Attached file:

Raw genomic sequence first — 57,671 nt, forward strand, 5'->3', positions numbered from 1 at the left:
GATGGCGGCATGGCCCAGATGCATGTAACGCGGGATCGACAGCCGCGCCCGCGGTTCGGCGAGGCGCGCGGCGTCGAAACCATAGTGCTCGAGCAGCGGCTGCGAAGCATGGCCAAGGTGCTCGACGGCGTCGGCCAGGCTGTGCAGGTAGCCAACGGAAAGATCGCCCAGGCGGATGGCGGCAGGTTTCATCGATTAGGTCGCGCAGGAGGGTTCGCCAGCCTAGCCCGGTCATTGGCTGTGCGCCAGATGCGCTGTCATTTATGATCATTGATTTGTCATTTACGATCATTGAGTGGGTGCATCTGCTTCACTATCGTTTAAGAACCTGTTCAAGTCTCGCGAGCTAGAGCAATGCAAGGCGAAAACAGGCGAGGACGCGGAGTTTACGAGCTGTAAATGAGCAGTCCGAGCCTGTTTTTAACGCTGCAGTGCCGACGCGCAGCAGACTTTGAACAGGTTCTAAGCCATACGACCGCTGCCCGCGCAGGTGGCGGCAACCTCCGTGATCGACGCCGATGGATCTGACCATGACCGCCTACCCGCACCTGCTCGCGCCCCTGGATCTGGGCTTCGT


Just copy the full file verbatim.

Raw genomic sequence first — 57,671 nt, forward strand, 5'->3', positions numbered from 1 at the left:
GATGGCGGCATGGCCCAGATGCATGTAACGCGGGATCGACAGCCGCGCCCGCGGTTCGGCGAGGCGCGCGGCGTCGAAACCATAGTGCTCGAGCAGCGGCTGCGAAGCATGGCCAAGGTGCTCGACGGCGTCGGCCAGGCTGTGCAGGTAGCCAACGGAAAGATCGCCCAGGCGGATGGCGGCAGGTTTCATCGATTAGGTCGCGCAGGAGGGTTCGCCAGCCTAGCCCGGTCATTGGCTGTGCGCCAGATGCGCTGTCATTTATGATCATTGATTTGTCATTTACGATCATTGAGTGGGTGCATCTGCTTCACTATCGTTTAAGAACCTGTTCAAGTCTCGCGAGCTAGAGCAATGCAAGGCGAAAACAGGCGAGGACGCGGAGTTTACGAGCTGTAAATGAGCAGTCCGAGCCTGTTTTTAACGCTGCAGTGCCGACGCGCAGCAGACTTTGAACAGGTTCTAAGCCATACGACCGCTGCCCGCGCAGGTGGCGGCAACCTCCGTGATCGACGCCGATGGATCTGACCATGACCGCCTACCCGCACCTGCTCGCGCCCCTGGATCTGGGCTTCGT